Americans waivered in their optimism as they were less confident in their future expectations, according to the Consumer Confidence Survey conducted by The Conference Board by Nielsen, a provider of information and analytics around what consumers buy and watch.
The indexed slipped to 120.3, down from 124.9 in March. The Present Situation Index decreased from 143.9 in March to 140.6 while the Expectations Index decreased monthly from 112.3 to 106.7 in April.
In 1985, the index was set to 100, representing the index's benchmark. This value is adjusted monthly based on results of a household survey of consumers' opinions on current conditions and future economic expectations. Opinions on current conditions make up 40% of the index, while expectations of future conditions make up 60%.
“Consumer confidence declined in April after increasing sharply over the past two months, but still remains at strong levels,” said Lynn Franco, The Conference Board director of economic indicators. “Consumers assessed current business conditions and, to a lesser extent, the labor market less favorably than in March.”
“Looking ahead, consumers were somewhat less optimistic about the short-term outlook for business conditions, employment and income prospects,” Franco said. “Despite April’s decline, consumers remain confident that the economy will continue to expand in the months ahead.”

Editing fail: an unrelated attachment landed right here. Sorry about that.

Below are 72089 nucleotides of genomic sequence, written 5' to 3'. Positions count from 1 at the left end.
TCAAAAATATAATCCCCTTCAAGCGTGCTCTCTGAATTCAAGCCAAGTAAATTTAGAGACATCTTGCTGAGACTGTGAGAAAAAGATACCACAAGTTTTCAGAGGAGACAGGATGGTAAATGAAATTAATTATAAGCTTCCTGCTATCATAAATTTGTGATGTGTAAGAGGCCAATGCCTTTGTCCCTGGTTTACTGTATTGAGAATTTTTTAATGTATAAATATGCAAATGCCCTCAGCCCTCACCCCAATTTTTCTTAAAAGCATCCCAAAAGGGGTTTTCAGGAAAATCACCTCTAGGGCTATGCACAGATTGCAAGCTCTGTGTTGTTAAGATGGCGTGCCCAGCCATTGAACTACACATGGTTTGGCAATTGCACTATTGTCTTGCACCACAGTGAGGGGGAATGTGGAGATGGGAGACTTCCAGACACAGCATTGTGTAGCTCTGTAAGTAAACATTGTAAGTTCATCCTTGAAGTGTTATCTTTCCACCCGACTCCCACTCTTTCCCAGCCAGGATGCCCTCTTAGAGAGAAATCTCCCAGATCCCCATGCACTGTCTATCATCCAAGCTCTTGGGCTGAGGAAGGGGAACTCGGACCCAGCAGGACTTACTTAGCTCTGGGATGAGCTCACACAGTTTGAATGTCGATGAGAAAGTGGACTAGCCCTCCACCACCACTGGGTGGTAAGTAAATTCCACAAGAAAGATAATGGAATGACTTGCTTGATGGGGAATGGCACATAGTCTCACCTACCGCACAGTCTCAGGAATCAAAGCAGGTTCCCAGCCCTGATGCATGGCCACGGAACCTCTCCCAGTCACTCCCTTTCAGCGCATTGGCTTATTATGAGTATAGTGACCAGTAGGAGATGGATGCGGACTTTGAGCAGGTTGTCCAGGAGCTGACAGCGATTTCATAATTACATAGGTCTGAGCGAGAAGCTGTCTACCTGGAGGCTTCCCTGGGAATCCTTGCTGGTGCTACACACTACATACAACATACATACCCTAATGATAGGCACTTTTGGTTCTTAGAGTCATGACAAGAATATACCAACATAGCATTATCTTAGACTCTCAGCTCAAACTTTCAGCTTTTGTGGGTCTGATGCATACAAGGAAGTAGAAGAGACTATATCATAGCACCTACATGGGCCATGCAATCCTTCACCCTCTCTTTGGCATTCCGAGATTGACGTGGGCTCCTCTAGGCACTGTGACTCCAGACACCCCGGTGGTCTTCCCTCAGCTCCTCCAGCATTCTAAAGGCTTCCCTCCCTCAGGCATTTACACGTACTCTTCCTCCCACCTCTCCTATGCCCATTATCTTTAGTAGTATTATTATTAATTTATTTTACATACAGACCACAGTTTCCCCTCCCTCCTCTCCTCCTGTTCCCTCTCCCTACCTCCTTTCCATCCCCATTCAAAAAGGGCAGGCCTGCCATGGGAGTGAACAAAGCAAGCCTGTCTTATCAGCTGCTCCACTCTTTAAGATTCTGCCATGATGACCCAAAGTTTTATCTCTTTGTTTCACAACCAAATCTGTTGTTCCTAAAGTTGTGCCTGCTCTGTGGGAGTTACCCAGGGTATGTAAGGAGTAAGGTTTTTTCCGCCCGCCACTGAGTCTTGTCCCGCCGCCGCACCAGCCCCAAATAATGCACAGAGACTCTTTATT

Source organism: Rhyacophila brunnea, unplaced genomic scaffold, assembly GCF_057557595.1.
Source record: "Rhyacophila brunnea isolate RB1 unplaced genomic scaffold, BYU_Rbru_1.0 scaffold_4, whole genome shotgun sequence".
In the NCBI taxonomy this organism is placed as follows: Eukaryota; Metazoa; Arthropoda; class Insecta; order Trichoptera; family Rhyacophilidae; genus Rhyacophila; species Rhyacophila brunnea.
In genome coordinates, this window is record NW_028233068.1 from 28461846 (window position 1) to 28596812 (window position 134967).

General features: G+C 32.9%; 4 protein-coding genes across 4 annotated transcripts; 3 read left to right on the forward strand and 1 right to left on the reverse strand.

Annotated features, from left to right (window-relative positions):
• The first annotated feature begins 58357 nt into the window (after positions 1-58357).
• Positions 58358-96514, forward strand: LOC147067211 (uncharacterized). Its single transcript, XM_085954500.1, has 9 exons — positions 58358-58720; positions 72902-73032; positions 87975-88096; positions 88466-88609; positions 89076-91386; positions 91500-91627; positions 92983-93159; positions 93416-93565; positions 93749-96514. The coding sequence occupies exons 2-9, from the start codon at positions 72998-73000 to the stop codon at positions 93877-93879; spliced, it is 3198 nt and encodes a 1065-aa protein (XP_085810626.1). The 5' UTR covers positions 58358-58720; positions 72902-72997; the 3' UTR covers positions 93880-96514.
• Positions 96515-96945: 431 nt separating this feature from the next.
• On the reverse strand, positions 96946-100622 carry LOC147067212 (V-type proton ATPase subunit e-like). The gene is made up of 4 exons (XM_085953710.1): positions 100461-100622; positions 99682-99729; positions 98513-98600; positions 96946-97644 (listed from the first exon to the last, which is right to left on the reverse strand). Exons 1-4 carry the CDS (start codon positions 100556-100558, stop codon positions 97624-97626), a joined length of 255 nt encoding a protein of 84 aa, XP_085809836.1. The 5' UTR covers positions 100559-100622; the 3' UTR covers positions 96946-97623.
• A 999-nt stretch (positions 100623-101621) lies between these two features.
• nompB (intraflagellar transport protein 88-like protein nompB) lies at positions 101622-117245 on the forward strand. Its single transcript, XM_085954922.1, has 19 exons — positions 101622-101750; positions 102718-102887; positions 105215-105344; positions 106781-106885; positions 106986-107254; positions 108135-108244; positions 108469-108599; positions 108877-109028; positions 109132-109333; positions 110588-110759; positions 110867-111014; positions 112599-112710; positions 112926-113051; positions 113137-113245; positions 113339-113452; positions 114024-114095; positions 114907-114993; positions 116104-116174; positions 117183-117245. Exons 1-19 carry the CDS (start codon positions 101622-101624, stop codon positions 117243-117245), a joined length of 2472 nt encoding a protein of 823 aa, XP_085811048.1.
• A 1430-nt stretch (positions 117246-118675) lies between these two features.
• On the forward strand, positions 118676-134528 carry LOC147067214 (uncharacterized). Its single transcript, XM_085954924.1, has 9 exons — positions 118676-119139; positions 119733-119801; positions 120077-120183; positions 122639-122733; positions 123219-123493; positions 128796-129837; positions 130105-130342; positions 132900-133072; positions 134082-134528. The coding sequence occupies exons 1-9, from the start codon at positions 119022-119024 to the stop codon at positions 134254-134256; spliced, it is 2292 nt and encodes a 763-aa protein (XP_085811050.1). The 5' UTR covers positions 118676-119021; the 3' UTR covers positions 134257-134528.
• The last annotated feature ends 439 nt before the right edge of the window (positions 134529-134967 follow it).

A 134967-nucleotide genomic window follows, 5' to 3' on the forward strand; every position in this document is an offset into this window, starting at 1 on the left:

Those saying business conditions are good decreased from 32.4% in March to 30.2% in April and those saying business conditions are bad increased slightly from 13.1% to 13.8%. Those who said jobs are plentiful decreased from 31.8% to 30.8% during the month, while those who claimed jobs are hard to find remained unchanged at 19.1%.
Consumers were also less optimistic about the short-term outlook as those who are expecting business conditions to improve over the next six months decreased from 26.9% to 24.8% in April and those expecting business conditions to worsen rose from 8.5% to 10.9%.
Americans who said they are expecting more jobs in the months ahead decreased from 23.8% in March to 23%, while those anticipating fewer jobs increased from 12.7% to 13.1%. Consumers who expect their incomes to increase dropped from 22.5% to 19.3% and those who are expecting a decrease held steady at 7.5%.